Mystras (Greek: Μυστράς, Μυζηθράς, Myzithras in the Chronicle of the Morea) is a fortified town and a former municipality in Laconia, Peloponnese, Greece. Since the 2011 local government reform it is part of the municipality Sparti, of which it is a municipal unit. Situated on Mt. Taygetos, near ancient Sparta, it served as the capital of the Byzantine Despotate of the Morea in the 14th and 15th centuries, experiencing a period of prosperity and cultural flowering. The site remained inhabited throughout the Ottoman period, when it was mistaken by Western travellers for ancient Sparta. In the 1830s, it was abandoned and the new town of Sparta was built, approximately eight kilometres to the east.
In 1249, Mystras became the seat of the Latin Principality of Achaea, established in 1205 after the conquest of Constantinople during the Fourth Crusade, and Prince William II Villehardouin, a grand-nephew of the Fourth Crusade historian Geoffrey of Villehardouin, built a palace there.
In 1261, the Latins ceded Mystras and other forts in the southeastern Peloponnese as ransom for William II, who had been captured in Pelagonia, and Michael VIII Palaeologus made the city the seat of the new Despotate of the Morea. It remained the capital of the despotate, ruled by relatives of the Byzantine emperor, although the Venetians still controlled the coast and the islands. Mystras and the rest of Morea became relatively prosperous after 1261, compared to the rest of the empire. Under the despot Theodore it became the second most important city in the empire after Constantinople, and William II's palace became the second residence of the emperors. The main church of Brontochion Monastery was completed around 1310.
The frescos in the Peribleptos Monastery Church, dating between 1348 and 1380, are a very rare surviving late Byzantine cycle, crucial for the understanding of Byzantine art.
Mystras was also the last centre of Byzantine scholarship; the Neoplatonist philosopher George Gemistos Plethon lived there until his death in 1452. He and other scholars based in Mystras influenced the Italian Renaissance, especially after he accompanied the emperor John VIII Palaiologos to Florence in 1439.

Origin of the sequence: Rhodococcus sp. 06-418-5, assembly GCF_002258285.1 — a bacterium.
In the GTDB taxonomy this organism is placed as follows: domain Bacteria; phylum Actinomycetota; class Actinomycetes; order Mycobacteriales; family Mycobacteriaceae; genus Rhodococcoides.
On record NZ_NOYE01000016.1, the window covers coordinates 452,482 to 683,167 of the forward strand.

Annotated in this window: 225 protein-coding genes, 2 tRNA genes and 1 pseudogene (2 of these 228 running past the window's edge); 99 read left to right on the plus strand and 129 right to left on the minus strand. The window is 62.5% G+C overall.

The last Byzantine emperor, Constantine XI Palaiologos, was despot at Mystras before he came to the throne. Demetrius Palaeologus the last despot of Morea, surrendered the city to the Ottoman emperor Mehmed II in 1460. As Mezistre, it was the seat of a Turkish sanjak. The Venetians occupied it from 1687 to 1715, but otherwise the Ottomans held it until 1821 and the beginning of the Greek War of Independence. It was abandoned under King Otto for the newly rebuilt town of Sparta.
In 1989 the ruins, including the fortress, palace, churches, and monasteries, were named a UNESCO World Heritage Site.
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chrislo (4151) 2014-03-25 1:27
A lovely image to celebrate the Hellenic independance day. The clusters of pink flowers really highlight the scenery and the ruins add up to an attractive frame. The lush green surroundings vith the distant mountains make a beautiful backdrop and give this picture a very tranquil and peaceful atmosphere.
ourania (27344) 2014-03-25 9:54
Καλησπέρα Αθανάσιε και χρόνια πολλά!
Μου αρέσει πολύ αυτή η σύνθεση που παρουσιάζει να συναρπαστικά ιστορικά ερείπια από ψηλά, τα εντάσσει στο πανέμορφο τοπίο και τα καδράρει με τα φρέσκα ροζ άνθη. Το εντυπωσιακό ερείπιο και η αναγεννημένη φύση αποτελούν πολύ ενδιαφέροντα συνδυασμό και ένα σημαντικό χαρακτηριστικό της περιοχής. Είχα μια ιδέα, δεν ξέρω πώς σου φαίνεται, να έμενε έξω από το κάδρο ο ουρανός. Σίγουρα πρόκειται για μια εξαιρετική παρουσίαση, συγχαρητήρια και ευχαριστώ!
να είσαι καλά, καλο σου βράδυ,
- Copyright: Athanasios Benisis (Hellas) (6757)
- Genre: Places
- Medium: Color
- Date Taken: 2010-04-00
- Categories: Castles, Nature, Ceremony, Architecture
- Photo Version: Original Version
- Theme(s): Castles in Greece [view contributor(s)]
- Date Submitted: 2014-03-25 0:17